Festivals in September 2023 Image Source: Prokerala

With the gentle murmur of autumn's advent, September unveils a rich tableau of lively festivals, each intricately intertwining strands of spirituality and heritage. From the revered Krishna Janmashtami to the jubilant revelries of Ganesh Chaturthi, a glimpse of these profound celebrations adorning this extraordinary month, synchronized with the Hindu Bhadrapada month:

Kajari Teej, September 2, Saturday: The Kajari Teej festival in Hindu culture reveres womanhood and seeks longevity and prosperity for husbands. Married women partake with exuberance. This celebration also heralds the monsoon's advent, a joyful relief after summer's heat, kindling widespread excitement.

Sankashti Chaturthi, September 2, Saturday: During Sankashti Chaturthi, moon sighting holds special importance. Devotees of Lord Ganesha believe dedicated prayers, particularly on Angarki Chaturthi, fulfill desires and ensure prosperity. Childless couples also observe the vrat for the blessing of progeny.

Krishna Janmashtami, September 7, Thursday: A joyous celebration of Lord Krishna's birth. Amidst vibrant festivities, devotional songs, spirited dances, and lively rituals like the Dahi Handi, Kite Flying, and more, devotees await midnight for the Nishita Kaal Puja revelry.

Aja Ekadashi, September 10, Sunday: The Aja Ekadashi vrat holds profound significance, even undertaken by Raja Harishchandra, who regained his son and kingdom. This vrat inspires salvation, breaking the cycle of birth and death. Observers restrain the body, emotions, behavior, and food, purifying the heart and soul. Scriptures promise forgiveness, joy, prosperity, and entry to Lord Vishnu's realm. It offers the blessings of Ashwamegh Yagya.

Bhadrapada Amavasya, September 14, Thursday: Occurring in the sacred month of Bhadrapada, this New Moon day holds spiritual gravity. Devotees engage in introspection, prayers, and acts of charity to honor ancestors and seek blessings for a prosperous life ahead.

Vishwakarma Puja, Kanya Sankranti, Varaha Jayanti: September 17, Sunday A triad celebration honoring Lord Vishwakarma's craftsmanship, Sun's transition to Virgo, and Lord Varaha's divine incarnation.

Vishwakarma Puja is a tribute to the divine craftsman, Lord Vishwakarma. Artisans and workers celebrate with reverence, seeking his blessings for skillful endeavors, tools, and innovations.

As the Sun transitions to Virgo, Kanya Sankranti heralds seasonal change. Devotees perform rituals, offer prayers, and make donations, embracing the shifting energies of nature.

Commemorating Lord Vishnu's boar incarnation, Varaha Jayanti, echoes his divine rescue of the Earth. Devotees offer prayers, seeking protection and spiritual enlightenment.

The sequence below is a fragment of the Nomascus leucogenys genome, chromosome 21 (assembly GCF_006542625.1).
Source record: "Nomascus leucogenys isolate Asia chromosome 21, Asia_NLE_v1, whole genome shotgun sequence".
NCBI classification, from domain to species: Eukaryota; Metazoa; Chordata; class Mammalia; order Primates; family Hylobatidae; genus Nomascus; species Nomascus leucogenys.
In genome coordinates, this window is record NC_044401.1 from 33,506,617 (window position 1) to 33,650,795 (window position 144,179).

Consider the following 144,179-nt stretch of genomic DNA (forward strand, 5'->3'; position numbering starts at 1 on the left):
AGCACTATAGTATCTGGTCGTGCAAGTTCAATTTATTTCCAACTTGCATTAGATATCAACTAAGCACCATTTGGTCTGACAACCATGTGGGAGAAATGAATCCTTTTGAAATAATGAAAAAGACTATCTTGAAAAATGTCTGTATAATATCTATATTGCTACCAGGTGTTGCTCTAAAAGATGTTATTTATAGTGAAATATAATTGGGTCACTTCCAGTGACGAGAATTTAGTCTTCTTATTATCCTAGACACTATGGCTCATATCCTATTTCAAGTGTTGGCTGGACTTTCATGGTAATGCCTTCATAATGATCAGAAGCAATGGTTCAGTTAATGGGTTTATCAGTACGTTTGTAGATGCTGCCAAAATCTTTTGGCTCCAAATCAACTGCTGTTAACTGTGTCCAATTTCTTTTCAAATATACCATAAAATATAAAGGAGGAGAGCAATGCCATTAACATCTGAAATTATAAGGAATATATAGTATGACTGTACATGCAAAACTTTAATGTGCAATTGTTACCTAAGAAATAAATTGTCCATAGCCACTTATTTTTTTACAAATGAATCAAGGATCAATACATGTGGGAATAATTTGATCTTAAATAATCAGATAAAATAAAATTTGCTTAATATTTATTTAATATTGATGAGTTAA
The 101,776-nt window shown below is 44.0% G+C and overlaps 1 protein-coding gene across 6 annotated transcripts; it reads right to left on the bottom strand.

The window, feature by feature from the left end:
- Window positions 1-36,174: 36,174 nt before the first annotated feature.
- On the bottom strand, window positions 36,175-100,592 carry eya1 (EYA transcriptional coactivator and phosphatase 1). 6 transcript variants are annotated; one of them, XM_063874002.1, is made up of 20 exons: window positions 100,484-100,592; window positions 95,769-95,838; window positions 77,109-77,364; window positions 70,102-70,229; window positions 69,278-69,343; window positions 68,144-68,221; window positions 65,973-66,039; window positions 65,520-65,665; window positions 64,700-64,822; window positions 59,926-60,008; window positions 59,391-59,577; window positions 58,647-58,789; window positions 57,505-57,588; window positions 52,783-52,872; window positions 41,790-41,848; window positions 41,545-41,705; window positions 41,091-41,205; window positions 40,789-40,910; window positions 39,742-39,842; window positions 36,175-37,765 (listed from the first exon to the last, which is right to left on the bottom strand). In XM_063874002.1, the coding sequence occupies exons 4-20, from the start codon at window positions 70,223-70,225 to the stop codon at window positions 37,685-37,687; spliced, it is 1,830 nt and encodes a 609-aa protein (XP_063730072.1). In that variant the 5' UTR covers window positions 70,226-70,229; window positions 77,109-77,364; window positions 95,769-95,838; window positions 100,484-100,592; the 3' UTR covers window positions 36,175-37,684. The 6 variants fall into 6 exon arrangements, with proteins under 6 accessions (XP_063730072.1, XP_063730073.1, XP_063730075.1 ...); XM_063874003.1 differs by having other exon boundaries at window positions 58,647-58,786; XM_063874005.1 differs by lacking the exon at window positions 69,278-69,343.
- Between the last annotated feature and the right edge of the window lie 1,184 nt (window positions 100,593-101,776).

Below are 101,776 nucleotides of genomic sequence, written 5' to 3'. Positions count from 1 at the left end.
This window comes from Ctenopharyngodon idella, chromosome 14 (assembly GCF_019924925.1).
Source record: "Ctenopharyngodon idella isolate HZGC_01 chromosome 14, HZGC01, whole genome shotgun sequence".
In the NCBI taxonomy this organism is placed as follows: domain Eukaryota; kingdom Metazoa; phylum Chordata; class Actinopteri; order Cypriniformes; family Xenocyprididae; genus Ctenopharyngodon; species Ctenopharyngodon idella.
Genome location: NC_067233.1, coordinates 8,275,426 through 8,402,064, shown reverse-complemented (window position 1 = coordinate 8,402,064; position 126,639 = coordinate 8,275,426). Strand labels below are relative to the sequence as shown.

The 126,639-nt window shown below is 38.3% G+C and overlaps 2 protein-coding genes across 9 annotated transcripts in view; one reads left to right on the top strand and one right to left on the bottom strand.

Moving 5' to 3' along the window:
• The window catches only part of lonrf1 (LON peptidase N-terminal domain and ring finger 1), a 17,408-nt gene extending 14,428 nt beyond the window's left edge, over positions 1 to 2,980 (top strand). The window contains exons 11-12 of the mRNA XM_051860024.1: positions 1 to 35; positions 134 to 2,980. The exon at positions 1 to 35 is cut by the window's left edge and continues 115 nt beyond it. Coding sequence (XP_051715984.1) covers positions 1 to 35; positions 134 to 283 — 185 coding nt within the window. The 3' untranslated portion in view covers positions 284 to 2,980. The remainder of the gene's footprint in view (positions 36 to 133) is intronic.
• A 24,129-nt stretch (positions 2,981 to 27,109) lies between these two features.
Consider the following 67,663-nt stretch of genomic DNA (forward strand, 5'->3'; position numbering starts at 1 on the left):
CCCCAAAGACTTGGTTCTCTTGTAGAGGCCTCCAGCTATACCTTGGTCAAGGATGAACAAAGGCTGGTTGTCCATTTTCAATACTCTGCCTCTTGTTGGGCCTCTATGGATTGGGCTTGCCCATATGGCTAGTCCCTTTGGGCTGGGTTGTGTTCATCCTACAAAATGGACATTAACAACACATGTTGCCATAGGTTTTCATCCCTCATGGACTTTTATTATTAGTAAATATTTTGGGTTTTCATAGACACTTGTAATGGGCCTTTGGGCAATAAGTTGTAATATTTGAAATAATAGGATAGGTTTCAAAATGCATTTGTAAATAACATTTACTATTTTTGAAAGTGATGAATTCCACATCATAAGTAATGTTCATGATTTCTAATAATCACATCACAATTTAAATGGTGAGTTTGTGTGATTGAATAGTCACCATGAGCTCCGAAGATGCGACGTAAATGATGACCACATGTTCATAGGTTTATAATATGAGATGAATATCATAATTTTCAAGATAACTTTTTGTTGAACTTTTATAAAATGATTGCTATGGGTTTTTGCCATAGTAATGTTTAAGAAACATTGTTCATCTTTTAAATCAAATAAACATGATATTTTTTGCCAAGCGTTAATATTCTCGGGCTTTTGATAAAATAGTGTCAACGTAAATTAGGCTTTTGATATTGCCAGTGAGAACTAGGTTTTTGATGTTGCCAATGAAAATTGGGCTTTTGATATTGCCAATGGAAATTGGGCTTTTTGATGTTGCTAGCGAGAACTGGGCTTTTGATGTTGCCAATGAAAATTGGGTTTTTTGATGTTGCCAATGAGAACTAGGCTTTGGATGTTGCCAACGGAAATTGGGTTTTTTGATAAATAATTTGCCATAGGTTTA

Hartalika Teej, September 18, Monday: Devotees fast and celebrate Hartalika Teej to honor the unbreakable bond of Goddess Parvati and Lord Shiva. Amidst devotion and fasting, married women immerse in ancient tales of Goddess Parvati. They pray for marital bliss, conjugal happiness, and prosperity, making this festival a celebration of love and devotion.

Ganesh Chaturthi, September 19, Tuesday: The grand arrival of Lord Ganesha is celebrated with alacrity. With fervor, homes transform into temples as Lord Ganesha arrives. Artistic idols, rhythmic chants, and vibrant processions mark the festival. Devotees seek blessings for new beginnings and wisdom from the remover of obstacles.

Parsva Ekadashi, September 25, Monday: A devout observance day marked by fasting and prayers. Devotees seek Lord Vishnu's blessings for spiritual growth and protection. This Ekadashi holds significance for its potential to cleanse the soul and foster inner harmony.

Ganesh Visarjan, September 28, Thursday: Culminating the vibrant Ganesh Chaturthi celebrations, devotees bid farewell to Lord Ganesha with grand processions and heartfelt rituals. Idols are immersed in water, symbolizing his return to his divine abode while invoking blessings for the following year.

Pitrupaksha, Bhadrapada Purnima: September 29, Friday: Pitrupaksha begins, a period of honoring ancestors, culminating with Bhadrapada Purnima, a day of divine grace and fulfillment.

Pitrupaksha is a solemn period of ancestral remembrance. Devotees pay homage to departed ancestors through rituals and offerings, seeking their blessings and forgiveness.

Celebrated as Ancestor's Full Moon Day, Bhadrapada Purnima coincides with Pitrupaksha. Devotees perform rituals, charitable acts, and prayers, honoring ancestors and seeking their guidance and blessings.

As September dawns, these diverse festivals weave a vibrant thread of spirituality, tradition, and unity, illuminating our lives with their timeless significance and leaving an indelible mark on the hearts of believers.